You would’ve never known the average 9 to 5 could be so unproductive and filled with ill-advised humor, but, deep within the business of a failing paper supply company lies the employees of Dunder Mifflin. This comedy series depicts the lives of typical workers and their unusual complications that make the workplace interesting. In The Office, cameras capture a reverse reality between boss-to-employee relationships and characters who create situations unlike any other “normal” office you’ve come to know. I believe this show is worth watching because of how important character identification plays a role in the plots and humor portrayed throughout the series. The Office is not directed towards just a specific office-job like audience, but to all adults.
Ring leader Michael Scott (Steve Carell), deluded boss with an insensitive taste of humor, is very interesting to watch, but a person I find myself not relating to at all. The show takes the image of a boss, one who carries leadership and guidance, and reverses it, giving Michael opposite qualities. Everyone knows that would never be the case for a professional environment, which is mainly what attracted me to the show. His immaturity quickly teaches you that nothing about Michael proves responsible enough to seek guidance from and we learn NOT to listen to his logic. Willing to do anything and everything for a mere giggle from his co-workers, his ultimate motive relies on becoming the best “fun” boss you’ve never had, while making his own twist to company policies. We learn quickly to never count on Michael for good advise (see image –> ). Ironically, the lessons being taught are really the opposite of whatever he says.
I find myself, and most people, relating with Jim Halpert. He is your ordinary laid-back, but talented, salesman who aspires to better himself while unfortunately stuck at a job that bores him to shreds. I can easily identify myself with Jim because he is the most “normal” out of all of the characters and he is also portrayed as the “good guy”. Most scenes where Michael says something stupid, Jim is always there to make a face to the camera to reassure us not to believe what was said (left image). When making the right decisions, we are taught to always take Jim’s side to arguments. He is the character who eventually ends up being promoted to the boss from his natural leadership qualities.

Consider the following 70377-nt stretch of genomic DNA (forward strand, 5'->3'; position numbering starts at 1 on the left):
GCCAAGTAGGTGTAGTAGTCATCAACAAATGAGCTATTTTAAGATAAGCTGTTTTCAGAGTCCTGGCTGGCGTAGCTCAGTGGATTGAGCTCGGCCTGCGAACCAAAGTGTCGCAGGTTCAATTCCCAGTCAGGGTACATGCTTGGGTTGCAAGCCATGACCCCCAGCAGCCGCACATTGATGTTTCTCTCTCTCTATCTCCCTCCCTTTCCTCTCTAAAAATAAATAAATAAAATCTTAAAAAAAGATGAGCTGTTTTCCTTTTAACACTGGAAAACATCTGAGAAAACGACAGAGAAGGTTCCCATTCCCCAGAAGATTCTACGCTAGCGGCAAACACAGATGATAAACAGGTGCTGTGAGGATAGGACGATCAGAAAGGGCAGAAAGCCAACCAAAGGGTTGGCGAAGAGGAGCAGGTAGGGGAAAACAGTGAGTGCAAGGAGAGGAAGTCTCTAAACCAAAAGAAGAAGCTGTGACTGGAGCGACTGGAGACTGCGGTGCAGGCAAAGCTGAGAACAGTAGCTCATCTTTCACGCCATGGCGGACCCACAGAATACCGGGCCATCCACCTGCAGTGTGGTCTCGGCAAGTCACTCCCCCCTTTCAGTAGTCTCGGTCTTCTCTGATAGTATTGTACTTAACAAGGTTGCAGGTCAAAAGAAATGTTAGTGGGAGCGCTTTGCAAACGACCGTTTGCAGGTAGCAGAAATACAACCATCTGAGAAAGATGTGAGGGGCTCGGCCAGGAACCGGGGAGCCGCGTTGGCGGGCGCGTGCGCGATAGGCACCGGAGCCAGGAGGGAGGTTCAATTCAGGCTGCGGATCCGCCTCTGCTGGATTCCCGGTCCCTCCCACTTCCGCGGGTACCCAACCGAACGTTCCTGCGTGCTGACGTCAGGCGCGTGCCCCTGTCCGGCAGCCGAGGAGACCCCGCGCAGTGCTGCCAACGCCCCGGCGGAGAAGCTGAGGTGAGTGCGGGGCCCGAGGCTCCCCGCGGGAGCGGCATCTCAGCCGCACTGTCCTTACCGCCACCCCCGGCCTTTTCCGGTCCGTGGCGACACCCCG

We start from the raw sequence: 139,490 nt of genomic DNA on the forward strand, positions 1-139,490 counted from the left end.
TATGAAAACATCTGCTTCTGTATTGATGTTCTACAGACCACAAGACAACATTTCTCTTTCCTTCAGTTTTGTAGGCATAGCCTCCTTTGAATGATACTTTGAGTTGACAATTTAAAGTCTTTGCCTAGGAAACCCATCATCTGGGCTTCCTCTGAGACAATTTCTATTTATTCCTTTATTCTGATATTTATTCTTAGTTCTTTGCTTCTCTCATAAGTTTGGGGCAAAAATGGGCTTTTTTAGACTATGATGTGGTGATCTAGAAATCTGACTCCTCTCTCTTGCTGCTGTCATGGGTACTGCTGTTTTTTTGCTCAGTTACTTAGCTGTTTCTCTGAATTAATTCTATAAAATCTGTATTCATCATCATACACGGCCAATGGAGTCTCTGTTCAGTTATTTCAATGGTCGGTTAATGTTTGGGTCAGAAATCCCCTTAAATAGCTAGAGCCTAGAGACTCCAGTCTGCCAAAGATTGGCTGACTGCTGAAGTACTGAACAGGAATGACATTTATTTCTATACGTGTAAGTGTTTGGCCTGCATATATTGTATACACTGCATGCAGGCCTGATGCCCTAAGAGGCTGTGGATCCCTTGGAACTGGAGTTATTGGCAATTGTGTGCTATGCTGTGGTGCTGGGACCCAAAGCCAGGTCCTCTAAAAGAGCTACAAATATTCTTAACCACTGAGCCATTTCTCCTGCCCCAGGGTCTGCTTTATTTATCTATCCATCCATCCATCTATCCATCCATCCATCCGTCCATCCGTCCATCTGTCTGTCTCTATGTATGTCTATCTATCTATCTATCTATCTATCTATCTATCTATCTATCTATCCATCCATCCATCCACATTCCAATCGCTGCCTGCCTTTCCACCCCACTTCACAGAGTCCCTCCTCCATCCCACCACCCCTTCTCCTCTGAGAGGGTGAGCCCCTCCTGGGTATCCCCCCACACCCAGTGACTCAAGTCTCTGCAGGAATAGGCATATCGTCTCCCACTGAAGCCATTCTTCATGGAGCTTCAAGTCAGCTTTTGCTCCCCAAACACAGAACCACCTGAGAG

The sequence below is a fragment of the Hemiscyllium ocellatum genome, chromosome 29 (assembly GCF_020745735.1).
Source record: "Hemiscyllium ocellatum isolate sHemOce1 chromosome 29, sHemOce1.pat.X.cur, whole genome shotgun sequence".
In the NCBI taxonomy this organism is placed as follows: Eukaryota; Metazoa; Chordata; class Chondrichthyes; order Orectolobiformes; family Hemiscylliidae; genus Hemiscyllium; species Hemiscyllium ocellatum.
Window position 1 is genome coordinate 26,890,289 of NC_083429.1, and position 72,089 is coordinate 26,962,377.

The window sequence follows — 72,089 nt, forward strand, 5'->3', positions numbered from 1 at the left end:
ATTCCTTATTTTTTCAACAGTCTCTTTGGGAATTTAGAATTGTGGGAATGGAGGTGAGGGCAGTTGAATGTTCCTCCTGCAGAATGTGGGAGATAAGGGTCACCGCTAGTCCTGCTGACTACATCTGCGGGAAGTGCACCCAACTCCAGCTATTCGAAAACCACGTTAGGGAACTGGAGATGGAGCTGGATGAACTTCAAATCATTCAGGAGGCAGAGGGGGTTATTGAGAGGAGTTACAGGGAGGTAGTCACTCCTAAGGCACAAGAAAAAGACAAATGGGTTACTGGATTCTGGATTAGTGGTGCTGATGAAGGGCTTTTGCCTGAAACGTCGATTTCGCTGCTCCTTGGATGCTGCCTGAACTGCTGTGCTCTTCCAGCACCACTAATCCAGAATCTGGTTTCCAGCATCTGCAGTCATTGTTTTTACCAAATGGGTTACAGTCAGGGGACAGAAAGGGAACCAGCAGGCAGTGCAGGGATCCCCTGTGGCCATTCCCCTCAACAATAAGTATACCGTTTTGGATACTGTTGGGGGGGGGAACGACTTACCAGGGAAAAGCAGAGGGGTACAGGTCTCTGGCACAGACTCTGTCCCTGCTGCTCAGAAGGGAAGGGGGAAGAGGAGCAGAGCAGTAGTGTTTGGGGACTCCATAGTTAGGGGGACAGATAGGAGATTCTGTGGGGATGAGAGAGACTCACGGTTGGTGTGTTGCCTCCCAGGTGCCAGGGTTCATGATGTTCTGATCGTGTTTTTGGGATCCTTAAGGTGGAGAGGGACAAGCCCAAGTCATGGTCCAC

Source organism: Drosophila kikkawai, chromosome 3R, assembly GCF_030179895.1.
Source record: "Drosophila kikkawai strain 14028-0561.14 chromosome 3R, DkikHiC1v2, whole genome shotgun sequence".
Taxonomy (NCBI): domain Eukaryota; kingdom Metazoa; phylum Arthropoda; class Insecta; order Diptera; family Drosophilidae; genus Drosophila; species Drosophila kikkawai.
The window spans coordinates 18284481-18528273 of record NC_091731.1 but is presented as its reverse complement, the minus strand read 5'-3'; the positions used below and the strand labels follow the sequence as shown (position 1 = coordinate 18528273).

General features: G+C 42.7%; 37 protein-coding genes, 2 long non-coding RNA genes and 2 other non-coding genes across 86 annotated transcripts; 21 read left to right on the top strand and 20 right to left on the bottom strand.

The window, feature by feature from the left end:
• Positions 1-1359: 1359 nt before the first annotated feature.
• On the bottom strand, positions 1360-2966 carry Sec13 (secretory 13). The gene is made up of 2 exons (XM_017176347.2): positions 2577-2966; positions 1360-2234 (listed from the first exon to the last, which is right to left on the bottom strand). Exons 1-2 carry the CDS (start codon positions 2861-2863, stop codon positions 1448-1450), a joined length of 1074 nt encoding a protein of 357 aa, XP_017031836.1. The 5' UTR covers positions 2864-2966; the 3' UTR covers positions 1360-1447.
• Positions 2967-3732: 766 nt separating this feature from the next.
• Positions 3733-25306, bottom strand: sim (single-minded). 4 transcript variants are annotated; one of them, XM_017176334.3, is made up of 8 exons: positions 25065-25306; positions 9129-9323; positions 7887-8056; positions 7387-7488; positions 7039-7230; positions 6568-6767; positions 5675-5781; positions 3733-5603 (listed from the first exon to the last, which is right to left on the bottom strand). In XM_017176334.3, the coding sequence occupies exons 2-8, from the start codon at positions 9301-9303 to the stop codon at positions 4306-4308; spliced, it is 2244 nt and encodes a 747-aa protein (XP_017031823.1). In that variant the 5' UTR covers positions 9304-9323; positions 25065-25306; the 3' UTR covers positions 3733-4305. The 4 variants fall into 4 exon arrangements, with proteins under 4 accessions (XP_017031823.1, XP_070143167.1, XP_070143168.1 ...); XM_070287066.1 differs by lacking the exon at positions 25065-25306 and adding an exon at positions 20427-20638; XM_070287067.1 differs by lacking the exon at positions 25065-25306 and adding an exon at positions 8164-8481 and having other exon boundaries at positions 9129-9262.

Michael: What are you gonna call him?
Michael: No. What is his name?
Michael: Mr. Bourchard. They’re very formal.
Jim: Yeah. I’ve spoken to them on the phone.
Michael: Yeah, well… this is not the phone. This is real life, baby, and you gotta own it. Is that what you are wearing?
Jim: Yes, it is.
Michael: …and that is the watch that you are going to wear? No. It is not. You should wear this watch. I will loan it to you. It is a Tankard. I highly recommend you wear that.
Jim: No thanks.
Michael: They are into style.
Michael: They are into appearance. We are selling success.
Jim: …and paper.
Michael: That’s sorta secondary. [offers Jim the watch again]
Jim: Nope. No
He is also very funny to watch because of his sarcasm.
Dwight Shcrute plays an ass-kisser who plagues the office with his abnormal interests and evil plan to one day take over the company. He is a fun one to watch, but never could I relate with him. We’ve all had to deal with that one teachers pet in school and it’s not fun. The Office teaches you that teachers pets don’t go away outside of the classroom, they become boss’ pets. Just as you may expect, Dwight is the secret ingredient that sparks the boss’ chaotic environment inside this interesting, but also boring, workplace.
When describing The Office, IMBD‘s taglines read, “[It’s] A comedy for anyone whose boss is an idiot” and “…Not for everyone, just anyone who works”. These slogans are aimed to catch the interest of the average american citizen, creating a relatable environment for everyone to watch. Other hit shows following the sitcom, such as Parks and Recreation (2009) and Modern Family (2009), later start to pick up the mockumentary style of filming (which is cameras following regular people for no apparent reason), showing how much of a success and how much of a legacy the show has left behind, already. The Office has accumulated many awards and nominations in it’s 2005-2013 era, including Golden Globes of 2006 for Outstanding Comedy Series but my main reason for enjoying this series so much is that it not only takes a boring environment and turns it into goofy entertainment, but it captures the individually unique personalities of people everyone can relate to in their life.
A formal warning from me before you watch the show, don’t believe
anything everything you hear.